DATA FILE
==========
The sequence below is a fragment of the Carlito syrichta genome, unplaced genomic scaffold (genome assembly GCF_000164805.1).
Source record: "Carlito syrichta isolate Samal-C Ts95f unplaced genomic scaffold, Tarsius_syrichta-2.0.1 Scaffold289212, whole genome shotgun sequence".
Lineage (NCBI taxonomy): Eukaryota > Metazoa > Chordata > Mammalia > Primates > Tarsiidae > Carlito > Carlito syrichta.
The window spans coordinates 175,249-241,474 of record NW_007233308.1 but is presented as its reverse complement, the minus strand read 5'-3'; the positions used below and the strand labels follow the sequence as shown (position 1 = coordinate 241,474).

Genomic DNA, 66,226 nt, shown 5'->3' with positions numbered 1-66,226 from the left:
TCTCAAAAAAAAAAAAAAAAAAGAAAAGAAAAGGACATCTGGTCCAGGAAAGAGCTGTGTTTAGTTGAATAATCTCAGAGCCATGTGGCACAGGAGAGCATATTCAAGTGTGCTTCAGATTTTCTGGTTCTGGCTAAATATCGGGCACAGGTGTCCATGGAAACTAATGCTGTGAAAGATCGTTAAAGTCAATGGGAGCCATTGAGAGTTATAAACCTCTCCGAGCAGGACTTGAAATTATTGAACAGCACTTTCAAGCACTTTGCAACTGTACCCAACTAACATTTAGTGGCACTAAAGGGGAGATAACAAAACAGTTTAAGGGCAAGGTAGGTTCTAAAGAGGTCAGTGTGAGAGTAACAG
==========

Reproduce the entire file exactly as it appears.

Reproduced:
The sequence below is a fragment of the Carlito syrichta genome, unplaced genomic scaffold (genome assembly GCF_000164805.1).
Source record: "Carlito syrichta isolate Samal-C Ts95f unplaced genomic scaffold, Tarsius_syrichta-2.0.1 Scaffold289212, whole genome shotgun sequence".
Lineage (NCBI taxonomy): Eukaryota > Metazoa > Chordata > Mammalia > Primates > Tarsiidae > Carlito > Carlito syrichta.
The window spans coordinates 175,249-241,474 of record NW_007233308.1 but is presented as its reverse complement, the minus strand read 5'-3'; the positions used below and the strand labels follow the sequence as shown (position 1 = coordinate 241,474).

Genomic DNA, 66,226 nt, shown 5'->3' with positions numbered 1-66,226 from the left:
TCTCAAAAAAAAAAAAAAAAAAGAAAAGAAAAGGACATCTGGTCCAGGAAAGAGCTGTGTTTAGTTGAATAATCTCAGAGCCATGTGGCACAGGAGAGCATATTCAAGTGTGCTTCAGATTTTCTGGTTCTGGCTAAATATCGGGCACAGGTGTCCATGGAAACTAATGCTGTGAAAGATCGTTAAAGTCAATGGGAGCCATTGAGAGTTATAAACCTCTCCGAGCAGGACTTGAAATTATTGAACAGCACTTTCAAGCACTTTGCAACTGTACCCAACTAACATTTAGTGGCACTAAAGGGGAGATAACAAAACAGTTTAAGGGCAAGGTAGGTTCTAAAGAGGTCAGTGTGAGAGTAACAG